Every year, post-Halloween, stores everywhere are transformed into Christmas themed wonderlands decked out with Christmas lights and red and green. While a vast number of people in the United States do celebrate Christmas, non-Christian holidays are often pushed to the side and not given proper recognition. Texas is the second most diverse state, according to the US 2020 census study. With Texas being a large cultural melting pot of people from different backgrounds we need to do more to promote and celebrate other holiday traditions besides Christmas, who may not receive designated time off to enjoy their celebrations. Looking to learn about other holiday traditions? We got you covered.
This year Hanukkah will be celebrated Nov. 28-Dec. 6. During Hanukkah, Jewish people typically celebrate with “A Feast of Dedication” a celebration of eight days and eight nights to commemorate the rededication of the Second Temple of Jerusalem. Traditions include the During Hanukkah foods such as potato latkes and sufganiyot, jelly filled donuts. Food crafted for the holiday. Food and games can be used to celebrate non religiously. However, readings from the Torah and singing of hymns can be used to celebrate religiously.
Diwali is a holiday celebrated by Hindus, Jains, Sikhs and some Buddhists, notably Newar Buddhists. The name of the holiday comes from the translation of Row of Lamps, where people use lights to protect themselves from spiritual darkness inside and outside of their homes.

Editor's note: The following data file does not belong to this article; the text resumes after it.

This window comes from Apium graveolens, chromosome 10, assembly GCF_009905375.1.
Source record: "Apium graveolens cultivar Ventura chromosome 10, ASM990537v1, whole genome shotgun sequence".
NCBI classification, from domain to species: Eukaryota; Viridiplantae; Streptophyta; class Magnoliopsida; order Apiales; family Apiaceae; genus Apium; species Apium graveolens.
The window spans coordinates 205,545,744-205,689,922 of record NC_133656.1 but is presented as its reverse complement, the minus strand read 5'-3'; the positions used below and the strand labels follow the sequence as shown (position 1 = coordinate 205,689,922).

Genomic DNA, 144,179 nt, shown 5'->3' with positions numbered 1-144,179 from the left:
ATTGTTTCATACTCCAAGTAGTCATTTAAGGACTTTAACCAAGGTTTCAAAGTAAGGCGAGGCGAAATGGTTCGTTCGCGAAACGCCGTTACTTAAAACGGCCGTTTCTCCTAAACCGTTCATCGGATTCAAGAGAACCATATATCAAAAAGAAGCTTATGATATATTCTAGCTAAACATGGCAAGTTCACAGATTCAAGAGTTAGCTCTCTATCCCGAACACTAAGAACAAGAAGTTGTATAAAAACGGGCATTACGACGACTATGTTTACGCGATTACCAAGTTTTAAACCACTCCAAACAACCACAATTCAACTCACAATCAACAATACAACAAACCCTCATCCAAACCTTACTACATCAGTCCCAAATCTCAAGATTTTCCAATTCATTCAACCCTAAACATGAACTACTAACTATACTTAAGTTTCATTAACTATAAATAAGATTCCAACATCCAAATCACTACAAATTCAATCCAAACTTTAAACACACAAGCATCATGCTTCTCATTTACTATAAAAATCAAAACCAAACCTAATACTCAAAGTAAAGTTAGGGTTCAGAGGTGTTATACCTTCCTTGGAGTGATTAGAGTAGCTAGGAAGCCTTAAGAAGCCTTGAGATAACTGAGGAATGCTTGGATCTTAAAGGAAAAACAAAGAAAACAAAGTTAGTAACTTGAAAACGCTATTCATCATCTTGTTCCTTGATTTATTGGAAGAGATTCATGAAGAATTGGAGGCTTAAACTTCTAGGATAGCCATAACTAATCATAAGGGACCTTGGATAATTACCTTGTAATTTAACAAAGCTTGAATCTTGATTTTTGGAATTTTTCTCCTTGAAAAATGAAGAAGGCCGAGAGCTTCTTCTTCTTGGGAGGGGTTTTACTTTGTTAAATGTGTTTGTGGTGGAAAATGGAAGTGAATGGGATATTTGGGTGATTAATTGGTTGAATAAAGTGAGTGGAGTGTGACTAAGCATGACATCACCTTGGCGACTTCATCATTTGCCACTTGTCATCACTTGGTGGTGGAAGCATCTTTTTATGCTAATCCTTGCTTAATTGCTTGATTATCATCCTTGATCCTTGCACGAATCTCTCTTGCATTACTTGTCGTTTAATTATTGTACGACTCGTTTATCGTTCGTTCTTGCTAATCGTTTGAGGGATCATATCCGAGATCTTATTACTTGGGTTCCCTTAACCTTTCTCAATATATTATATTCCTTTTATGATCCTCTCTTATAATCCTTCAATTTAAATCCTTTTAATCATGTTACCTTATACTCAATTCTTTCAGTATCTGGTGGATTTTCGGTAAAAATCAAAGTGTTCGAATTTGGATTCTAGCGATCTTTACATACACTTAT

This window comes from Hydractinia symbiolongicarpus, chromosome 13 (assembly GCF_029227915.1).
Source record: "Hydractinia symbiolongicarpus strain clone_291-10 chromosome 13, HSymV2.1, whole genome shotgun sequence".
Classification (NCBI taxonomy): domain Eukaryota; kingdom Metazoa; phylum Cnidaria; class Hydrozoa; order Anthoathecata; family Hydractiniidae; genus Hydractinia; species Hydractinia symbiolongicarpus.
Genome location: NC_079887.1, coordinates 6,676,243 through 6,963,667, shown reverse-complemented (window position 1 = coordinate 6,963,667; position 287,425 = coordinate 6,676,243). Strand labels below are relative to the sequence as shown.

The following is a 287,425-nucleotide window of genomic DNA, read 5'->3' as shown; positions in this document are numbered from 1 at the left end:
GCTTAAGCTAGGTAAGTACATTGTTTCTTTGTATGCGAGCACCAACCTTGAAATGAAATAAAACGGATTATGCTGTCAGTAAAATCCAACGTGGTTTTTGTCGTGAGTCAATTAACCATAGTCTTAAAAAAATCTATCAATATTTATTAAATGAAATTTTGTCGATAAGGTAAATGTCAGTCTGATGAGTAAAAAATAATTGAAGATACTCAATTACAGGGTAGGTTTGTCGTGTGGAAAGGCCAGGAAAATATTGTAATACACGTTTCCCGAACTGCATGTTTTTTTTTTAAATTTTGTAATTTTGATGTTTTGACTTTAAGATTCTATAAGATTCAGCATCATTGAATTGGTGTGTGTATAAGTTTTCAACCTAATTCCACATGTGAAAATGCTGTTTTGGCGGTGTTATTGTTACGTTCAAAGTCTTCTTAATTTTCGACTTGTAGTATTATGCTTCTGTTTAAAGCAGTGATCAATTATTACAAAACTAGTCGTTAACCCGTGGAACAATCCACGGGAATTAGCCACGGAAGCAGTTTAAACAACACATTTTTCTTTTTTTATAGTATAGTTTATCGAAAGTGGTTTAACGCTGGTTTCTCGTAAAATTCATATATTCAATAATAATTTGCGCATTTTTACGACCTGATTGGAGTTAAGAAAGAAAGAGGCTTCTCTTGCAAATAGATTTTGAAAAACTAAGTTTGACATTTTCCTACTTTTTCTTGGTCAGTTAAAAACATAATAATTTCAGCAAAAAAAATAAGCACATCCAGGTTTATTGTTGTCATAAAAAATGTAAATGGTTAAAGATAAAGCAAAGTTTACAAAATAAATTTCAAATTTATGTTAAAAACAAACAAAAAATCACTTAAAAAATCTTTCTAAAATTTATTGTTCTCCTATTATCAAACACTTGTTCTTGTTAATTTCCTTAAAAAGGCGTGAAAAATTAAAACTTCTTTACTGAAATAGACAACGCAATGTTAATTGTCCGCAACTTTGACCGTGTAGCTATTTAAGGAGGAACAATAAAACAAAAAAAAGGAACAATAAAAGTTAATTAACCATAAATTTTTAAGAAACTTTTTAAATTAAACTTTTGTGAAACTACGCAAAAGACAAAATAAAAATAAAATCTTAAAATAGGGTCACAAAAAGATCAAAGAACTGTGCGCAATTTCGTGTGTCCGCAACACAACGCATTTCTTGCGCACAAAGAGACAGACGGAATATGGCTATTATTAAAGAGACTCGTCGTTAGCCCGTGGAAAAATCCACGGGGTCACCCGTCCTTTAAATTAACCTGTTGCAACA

The holiday is celebrated for five days and overlaps with the Hindu New Year. This year on Nov. 4, millions of people around the world celebrated with festivals and concerts which often include traditional foods such as samosas and aloo bonda. The holiday is very spiritual, and offerings are presented at ceremonies where prayers and mantras are said in either Sanskrit or English.
Kwanzaa is a holiday which celebrates Black families’ culture and heritage. The holiday takes place every year from Dec. 26-Jan. 1 and is celebrated by families around the world. During the week-long celebration of Kwanzaafamilies honor their ancestors by lighting candles, sharing gifts and gathering for meals.
The holiday was originally introduced in 1966 by American Maulana Karenga, as a response to the Watts riots and aimed to give Black Americans an alternative to Christmas. Kwanzaa became more popular in the 1980s and 1990s according to National Geographic. In 1993, President Bill Clinton issued the first official Kwanzaa greeting, saying saying: “At a time when we are seeking ways to revitalize our neighborhoods and empower those who have been powerless for too long, Kwanzaa encourages us to rebuild and gives us the opportunity to celebrate the strengths of the African American community.”
Chinese New Year
The Chinese New Year also known as Lunar New Year or Spring Festival is a holiday which spans 15 days. The holiday is celebrated to mark the end of winter and the beginning of spring and is spent with family and loved ones. During the 15 days various traditions such as cleaning and decorating, exchanging gifts and lighting fireworks occur. On the 15th day of the celebration festivals featuring lanterns and traditional Chinese foods are held across the world. In the mid-1990s people in China were given seven consecutive days off work to celebrate Chinese New Year.